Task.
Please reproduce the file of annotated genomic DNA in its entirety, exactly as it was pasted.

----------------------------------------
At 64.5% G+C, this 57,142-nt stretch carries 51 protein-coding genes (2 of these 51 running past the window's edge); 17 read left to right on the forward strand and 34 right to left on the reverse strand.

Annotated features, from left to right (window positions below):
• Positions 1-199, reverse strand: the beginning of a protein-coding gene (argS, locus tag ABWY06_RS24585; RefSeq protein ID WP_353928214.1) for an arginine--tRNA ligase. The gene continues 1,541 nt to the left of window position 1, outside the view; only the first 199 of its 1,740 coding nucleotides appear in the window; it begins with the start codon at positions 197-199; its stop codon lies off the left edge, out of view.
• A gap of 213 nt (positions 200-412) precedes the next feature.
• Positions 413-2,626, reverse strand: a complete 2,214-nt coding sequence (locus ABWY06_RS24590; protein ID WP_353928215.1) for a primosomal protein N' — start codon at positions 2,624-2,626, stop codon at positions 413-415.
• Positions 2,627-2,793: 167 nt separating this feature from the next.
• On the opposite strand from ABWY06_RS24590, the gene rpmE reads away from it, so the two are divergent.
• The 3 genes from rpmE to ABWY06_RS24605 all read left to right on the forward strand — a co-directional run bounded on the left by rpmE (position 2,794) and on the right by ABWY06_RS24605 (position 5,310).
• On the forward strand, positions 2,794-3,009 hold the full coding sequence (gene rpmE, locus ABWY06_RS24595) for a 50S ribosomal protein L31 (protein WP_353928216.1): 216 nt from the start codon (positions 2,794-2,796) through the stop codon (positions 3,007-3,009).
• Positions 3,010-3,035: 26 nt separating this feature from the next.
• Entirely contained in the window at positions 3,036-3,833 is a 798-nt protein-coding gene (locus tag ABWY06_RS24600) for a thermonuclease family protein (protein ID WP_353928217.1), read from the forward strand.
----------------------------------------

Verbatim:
At 64.5% G+C, this 57,142-nt stretch carries 51 protein-coding genes (2 of these 51 running past the window's edge); 17 read left to right on the forward strand and 34 right to left on the reverse strand.

Annotated features, from left to right (window positions below):
• Positions 1-199, reverse strand: the beginning of a protein-coding gene (argS, locus tag ABWY06_RS24585; RefSeq protein ID WP_353928214.1) for an arginine--tRNA ligase. The gene continues 1,541 nt to the left of window position 1, outside the view; only the first 199 of its 1,740 coding nucleotides appear in the window; it begins with the start codon at positions 197-199; its stop codon lies off the left edge, out of view.
• A gap of 213 nt (positions 200-412) precedes the next feature.
• Positions 413-2,626, reverse strand: a complete 2,214-nt coding sequence (locus ABWY06_RS24590; protein ID WP_353928215.1) for a primosomal protein N' — start codon at positions 2,624-2,626, stop codon at positions 413-415.
• Positions 2,627-2,793: 167 nt separating this feature from the next.
• On the opposite strand from ABWY06_RS24590, the gene rpmE reads away from it, so the two are divergent.
• The 3 genes from rpmE to ABWY06_RS24605 all read left to right on the forward strand — a co-directional run bounded on the left by rpmE (position 2,794) and on the right by ABWY06_RS24605 (position 5,310).
• On the forward strand, positions 2,794-3,009 hold the full coding sequence (gene rpmE, locus ABWY06_RS24595) for a 50S ribosomal protein L31 (protein WP_353928216.1): 216 nt from the start codon (positions 2,794-2,796) through the stop codon (positions 3,007-3,009).
• Positions 3,010-3,035: 26 nt separating this feature from the next.
• Entirely contained in the window at positions 3,036-3,833 is a 798-nt protein-coding gene (locus tag ABWY06_RS24600) for a thermonuclease family protein (protein ID WP_353928217.1), read from the forward strand.